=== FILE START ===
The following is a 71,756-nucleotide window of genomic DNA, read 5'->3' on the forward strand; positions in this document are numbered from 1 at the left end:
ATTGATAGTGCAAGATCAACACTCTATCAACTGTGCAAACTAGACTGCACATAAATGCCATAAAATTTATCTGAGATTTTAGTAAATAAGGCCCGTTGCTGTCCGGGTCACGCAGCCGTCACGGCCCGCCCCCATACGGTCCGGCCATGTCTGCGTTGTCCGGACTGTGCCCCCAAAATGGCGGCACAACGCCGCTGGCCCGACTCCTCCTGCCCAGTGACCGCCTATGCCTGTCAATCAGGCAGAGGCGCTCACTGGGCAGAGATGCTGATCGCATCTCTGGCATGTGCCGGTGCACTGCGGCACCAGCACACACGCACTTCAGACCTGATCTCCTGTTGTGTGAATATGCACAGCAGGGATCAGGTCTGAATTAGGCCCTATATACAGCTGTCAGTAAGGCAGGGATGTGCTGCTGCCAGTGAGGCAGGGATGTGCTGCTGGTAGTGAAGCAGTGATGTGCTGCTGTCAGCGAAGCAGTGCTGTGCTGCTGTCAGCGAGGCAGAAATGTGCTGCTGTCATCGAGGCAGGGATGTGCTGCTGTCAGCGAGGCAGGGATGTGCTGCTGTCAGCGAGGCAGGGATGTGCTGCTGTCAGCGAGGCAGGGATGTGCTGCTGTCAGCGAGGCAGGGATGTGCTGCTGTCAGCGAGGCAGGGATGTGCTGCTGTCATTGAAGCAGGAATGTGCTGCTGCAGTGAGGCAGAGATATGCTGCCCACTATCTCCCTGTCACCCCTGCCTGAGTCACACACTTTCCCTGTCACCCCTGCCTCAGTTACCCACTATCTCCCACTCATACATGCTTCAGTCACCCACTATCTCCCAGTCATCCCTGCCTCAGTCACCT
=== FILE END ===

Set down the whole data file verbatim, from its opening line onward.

The following is a 71,756-nucleotide window of genomic DNA, read 5'->3' on the forward strand; positions in this document are numbered from 1 at the left end:
ATTGATAGTGCAAGATCAACACTCTATCAACTGTGCAAACTAGACTGCACATAAATGCCATAAAATTTATCTGAGATTTTAGTAAATAAGGCCCGTTGCTGTCCGGGTCACGCAGCCGTCACGGCCCGCCCCCATACGGTCCGGCCATGTCTGCGTTGTCCGGACTGTGCCCCCAAAATGGCGGCACAACGCCGCTGGCCCGACTCCTCCTGCCCAGTGACCGCCTATGCCTGTCAATCAGGCAGAGGCGCTCACTGGGCAGAGATGCTGATCGCATCTCTGGCATGTGCCGGTGCACTGCGGCACCAGCACACACGCACTTCAGACCTGATCTCCTGTTGTGTGAATATGCACAGCAGGGATCAGGTCTGAATTAGGCCCTATATACAGCTGTCAGTAAGGCAGGGATGTGCTGCTGCCAGTGAGGCAGGGATGTGCTGCTGGTAGTGAAGCAGTGATGTGCTGCTGTCAGCGAAGCAGTGCTGTGCTGCTGTCAGCGAGGCAGAAATGTGCTGCTGTCATCGAGGCAGGGATGTGCTGCTGTCAGCGAGGCAGGGATGTGCTGCTGTCAGCGAGGCAGGGATGTGCTGCTGTCAGCGAGGCAGGGATGTGCTGCTGTCAGCGAGGCAGGGATGTGCTGCTGTCAGCGAGGCAGGGATGTGCTGCTGTCATTGAAGCAGGAATGTGCTGCTGCAGTGAGGCAGAGATATGCTGCCCACTATCTCCCTGTCACCCCTGCCTGAGTCACACACTTTCCCTGTCACCCCTGCCTCAGTTACCCACTATCTCCCACTCATACATGCTTCAGTCACCCACTATCTCCCAGTCATCCCTGCCTCAGTCACCT